The college will add $2.4 million to its budget by the end of the year as a result of overall growth, according to an announcement by Pierce College President RobertGarber at Monday’s Academic Senate meeting.
However, Garber said the budget is “looking grim,” explaining that recent cuts made by the state in K-12 education spending will ultimately affect the community colleges as well.
According to Garber, Pierce is presently trying to “build back from the structural deficit by adding growth dollars” to their budget, a solution he admits will not serve in the long-term.
“Hopefully the state will resolve its budget issues in the next two to three years,” he said after the meeting.
Despite the tight budget, Garber said he will “do everything to maintain course offerings and not let enrollment spiral downwards.”
Senate President Tom Rosdahl pointed out that the Los Angeles Community College District’s proposed ending balance for the 2006-07 fiscal year was $3 million, when in actuality the district ended with $73 million – a significant amount of which is assumed to be in reserve.
“The district seems to have a lot of money, but the colleges don’t see it,” said Rosdahl, who is also an instructor of automotive service technology.
Out of the nine colleges in the LACCD, seven are operating with deficits, according to Rosdahl.
After the meeting, he said he hopes to question Chancellor Marshall Drummond about this distribution problem when Drummond comes to the Pierce campus on May 12.
The possible auditing of all state community college districts was another issue brought up during the meeting.
Senate members discussed the problem that some California community college districts allegedly are not accurately reporting whether or not they are heeding the 50-50 law, which states that 50 percent of college budgets must be spent directly in classrooms.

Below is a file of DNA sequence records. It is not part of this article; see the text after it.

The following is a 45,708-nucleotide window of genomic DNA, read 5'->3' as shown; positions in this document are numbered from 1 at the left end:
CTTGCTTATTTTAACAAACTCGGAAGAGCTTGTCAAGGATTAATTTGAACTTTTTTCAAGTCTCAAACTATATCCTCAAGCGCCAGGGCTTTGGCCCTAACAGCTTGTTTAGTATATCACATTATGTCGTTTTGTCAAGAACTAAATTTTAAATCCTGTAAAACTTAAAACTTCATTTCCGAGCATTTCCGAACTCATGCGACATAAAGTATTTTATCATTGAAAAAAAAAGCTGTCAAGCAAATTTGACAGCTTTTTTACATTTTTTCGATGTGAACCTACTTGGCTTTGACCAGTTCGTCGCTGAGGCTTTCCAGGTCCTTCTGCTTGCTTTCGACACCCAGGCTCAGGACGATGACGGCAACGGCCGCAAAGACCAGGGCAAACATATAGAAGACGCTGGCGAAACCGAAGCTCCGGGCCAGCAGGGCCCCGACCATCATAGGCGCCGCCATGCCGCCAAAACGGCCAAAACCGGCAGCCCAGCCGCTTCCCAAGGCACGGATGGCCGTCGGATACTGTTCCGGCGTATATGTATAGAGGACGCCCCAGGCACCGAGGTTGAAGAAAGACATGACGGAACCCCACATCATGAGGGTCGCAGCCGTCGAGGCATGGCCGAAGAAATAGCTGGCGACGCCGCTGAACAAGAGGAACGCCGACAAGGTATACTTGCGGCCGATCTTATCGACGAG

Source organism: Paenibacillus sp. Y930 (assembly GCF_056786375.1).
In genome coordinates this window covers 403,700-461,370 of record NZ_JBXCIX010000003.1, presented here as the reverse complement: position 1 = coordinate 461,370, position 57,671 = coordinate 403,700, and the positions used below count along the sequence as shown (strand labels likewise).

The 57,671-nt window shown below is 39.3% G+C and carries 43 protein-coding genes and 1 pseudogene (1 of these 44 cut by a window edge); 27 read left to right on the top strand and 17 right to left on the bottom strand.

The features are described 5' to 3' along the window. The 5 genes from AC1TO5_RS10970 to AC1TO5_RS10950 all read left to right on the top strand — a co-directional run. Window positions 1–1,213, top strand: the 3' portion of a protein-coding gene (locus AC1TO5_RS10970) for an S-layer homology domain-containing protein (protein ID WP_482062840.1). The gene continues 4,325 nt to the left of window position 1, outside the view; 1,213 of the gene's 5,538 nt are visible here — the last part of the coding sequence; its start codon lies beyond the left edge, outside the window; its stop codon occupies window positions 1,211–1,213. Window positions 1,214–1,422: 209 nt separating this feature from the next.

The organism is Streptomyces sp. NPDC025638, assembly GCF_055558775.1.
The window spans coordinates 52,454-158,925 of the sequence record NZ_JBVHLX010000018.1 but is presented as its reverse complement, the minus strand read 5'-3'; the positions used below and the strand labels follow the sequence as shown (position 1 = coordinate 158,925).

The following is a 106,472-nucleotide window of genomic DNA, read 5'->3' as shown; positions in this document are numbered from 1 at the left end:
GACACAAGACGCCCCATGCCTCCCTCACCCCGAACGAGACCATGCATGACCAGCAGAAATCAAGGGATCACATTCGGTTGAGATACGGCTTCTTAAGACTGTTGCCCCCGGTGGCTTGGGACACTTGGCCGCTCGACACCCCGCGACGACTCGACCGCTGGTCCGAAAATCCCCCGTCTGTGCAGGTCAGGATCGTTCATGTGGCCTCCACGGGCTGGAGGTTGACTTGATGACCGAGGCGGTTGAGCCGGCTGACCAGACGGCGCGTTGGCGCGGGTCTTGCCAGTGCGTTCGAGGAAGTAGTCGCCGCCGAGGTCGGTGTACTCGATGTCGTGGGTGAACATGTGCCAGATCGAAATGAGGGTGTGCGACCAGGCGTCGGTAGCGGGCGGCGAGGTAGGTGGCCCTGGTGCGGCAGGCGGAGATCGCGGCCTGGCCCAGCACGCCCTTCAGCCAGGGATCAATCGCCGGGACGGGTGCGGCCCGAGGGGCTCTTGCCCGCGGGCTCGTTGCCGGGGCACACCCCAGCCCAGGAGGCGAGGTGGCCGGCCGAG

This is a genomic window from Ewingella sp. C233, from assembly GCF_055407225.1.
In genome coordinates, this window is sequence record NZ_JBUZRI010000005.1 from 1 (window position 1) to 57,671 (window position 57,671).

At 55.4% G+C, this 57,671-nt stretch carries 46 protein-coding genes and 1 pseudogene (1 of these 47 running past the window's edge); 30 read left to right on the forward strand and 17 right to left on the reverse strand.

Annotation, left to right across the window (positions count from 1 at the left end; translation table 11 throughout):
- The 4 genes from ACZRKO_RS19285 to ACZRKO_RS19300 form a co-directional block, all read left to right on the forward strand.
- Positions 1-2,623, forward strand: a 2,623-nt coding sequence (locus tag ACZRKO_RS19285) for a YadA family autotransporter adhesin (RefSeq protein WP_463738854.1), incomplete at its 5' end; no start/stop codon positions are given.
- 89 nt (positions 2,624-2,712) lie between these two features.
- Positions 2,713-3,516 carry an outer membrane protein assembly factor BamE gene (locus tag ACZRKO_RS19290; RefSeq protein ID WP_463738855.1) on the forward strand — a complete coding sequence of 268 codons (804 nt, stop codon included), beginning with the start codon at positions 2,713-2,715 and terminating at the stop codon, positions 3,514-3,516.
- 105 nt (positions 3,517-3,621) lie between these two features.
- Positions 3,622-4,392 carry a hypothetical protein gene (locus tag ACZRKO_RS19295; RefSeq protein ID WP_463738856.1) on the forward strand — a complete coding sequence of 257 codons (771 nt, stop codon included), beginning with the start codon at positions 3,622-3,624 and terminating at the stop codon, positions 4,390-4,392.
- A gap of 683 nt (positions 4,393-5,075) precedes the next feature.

“The administration doesn’t like it,” said Rosdahl, suggesting that college administrators would prefer to spend less money specifically in classrooms and more on “VPs and deans.”
Since not all districts are necessarily telling the truth regarding this budget division, Rosdahl stated that the state government may begin auditing all 72 community college districts – six every year.
In other business, the senate unanimously voted to pass the Student Initiated Enrollment Replenishment program, in which the present waiting-list method of enrolling students into classes will be replaced with an “interest list.”
This new method allows students to fill class vacancies the moment they appear, thus eliminating any enrollment gap that may occur.
The interest list system should “increase the chance of a class being filled up on the first day,” according to William Duxler, department chair of physical and planetary sciences, who supports the plan.
“The core idea of this whole proposal is basically to have students fill the classes on a first-come, first-served basis,” he said.
Duxler predicts that the earliest this replenishment system can be implemented is in the spring of 2009.